“The Girl of the West” (La Fanciulla del West), Puccini’s opera from 1910, has a curiously checkered reputation. This is probably due to the idea of bandits and California miners during the Gold Rush singing “Whiskey per tutti!” – a line hard to hear without snickering. But Puccini was on to something when he said it was one of his best operas.
The score is ominous, sumptuous, and brooding – only the composer of “Madame Butterfly” and “Tosca” could have written it. Furthermore, the heroine, Minnie, is one of the few heroines in Puccini who does not throw herself from a parapet, or get strangled, or commit ritual suicide. Instead, at the ending, she escapes into the sunset with her lover, the reformed bandit Dick Johnson, with the consent of the sheriff and miners who, moments before, were intent on hanging him.
“The Girl of the West” is that rarest thing: a verismo opera with a happy ending.
In his comments at the opening matinee, conductor James Meena referred to “The Girl of the West” as the “first Spaghetti western,” conjuring images of Clint Eastwood. But it might be more accurate to say that “The Girl of the West” was actually the first Western to be a great work of art, long before the films of John Ford. Minnie would then be the predecessor of those spirited heroines, usually played by Maureen O’Hara, who have the gumption to stand up to John Wayne.
The big news, as far as the stage-cast, is the presence of Marcello Giordani in the tenor role of Dick Johnson, the reformed bandit. Giordani is internationally reknowned; he is also a consummate Puccinian, who gives his least utterance the quality of truth and poetry. He does not move as well as he did 20 years ago, when his performances were startling in their freshness, but his singing is as beautiful and as direct as ever, and his performance is a lesson in how Puccini should sound.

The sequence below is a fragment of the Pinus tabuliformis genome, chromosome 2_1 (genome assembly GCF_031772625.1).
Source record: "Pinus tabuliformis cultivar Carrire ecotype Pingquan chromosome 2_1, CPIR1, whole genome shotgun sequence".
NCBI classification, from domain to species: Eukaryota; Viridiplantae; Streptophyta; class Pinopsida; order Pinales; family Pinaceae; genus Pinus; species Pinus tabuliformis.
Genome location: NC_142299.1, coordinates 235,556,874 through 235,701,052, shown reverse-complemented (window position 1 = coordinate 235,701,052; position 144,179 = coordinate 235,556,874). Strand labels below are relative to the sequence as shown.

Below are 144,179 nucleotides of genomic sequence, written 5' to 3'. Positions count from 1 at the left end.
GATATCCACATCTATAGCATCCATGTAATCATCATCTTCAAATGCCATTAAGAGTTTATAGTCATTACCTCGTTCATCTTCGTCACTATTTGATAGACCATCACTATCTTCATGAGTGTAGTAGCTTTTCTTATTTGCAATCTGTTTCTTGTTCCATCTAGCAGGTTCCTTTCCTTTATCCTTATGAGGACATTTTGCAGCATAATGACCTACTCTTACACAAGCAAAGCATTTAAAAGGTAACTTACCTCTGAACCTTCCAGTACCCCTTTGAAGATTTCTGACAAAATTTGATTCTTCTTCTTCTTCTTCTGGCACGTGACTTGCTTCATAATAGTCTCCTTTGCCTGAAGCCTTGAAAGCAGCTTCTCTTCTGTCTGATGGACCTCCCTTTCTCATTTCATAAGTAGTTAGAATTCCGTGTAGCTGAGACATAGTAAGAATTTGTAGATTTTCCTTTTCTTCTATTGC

The role of Minnie, the barkeeper and adoptive mother of the miner’s camp, is demanding. Before she is allowed to ride into that sunset, she must – as almost the sole woman in the opera – be able to withstand a tenor, a bass, a large chorus of loud men, and the fortissimo orchestra all by herself. Soprano Kristin Sampson did this with great aplomb, and only occasional strain under these stormy conditions. She was entirely creditable as Minnie, tender as well as tough, excellent in the love duet, and chilling in the scene where she plays poker with the sheriff for her lover’s life. Sampson’s Minnie was neither a tough old broad nor an ingénue, but a steadfast young woman who knows her own mind, and Sampson had her measure.
Aleksey Bogdanov, the baritone who played Sheriff Jack Rance, has a fine voice, which he colors expressively. If Minnie’s role requires that she withstand all the men onstage, Rance’s part requires that he distinguish himself among all these other men, which Bogdanov certainly did; his singing was not only beautiful but characterful.
Jason McKinney, the baritone who played Ashby, the Wells Fargo agent and bounty hunter, was also notable. The participation of Gianluca Bocchino, tenor, and Giovanni Guagliardo, baritone, added luster to this performance, but there were no weak links in this large cast.
The sets are spare without being austere, the lighting design and scenic projections beautiful and bold, but tended to over-editorialize on matters which the music had already made clear.
The Charlotte Symphony Orchestra approached this work like a treat, and gave the music both its fizzle and its moments of dread chill.
Unlike so many conductors, Meena never takes Puccini’s magic for granted, or allows the details to be swamped even as he pushes the work forward. This production, done in tandem with the New York City Opera, will travel to five opera houses in Italy, ending in Puccini’s hometown, Lucca. This “Girl of the West” is worthy of that honor.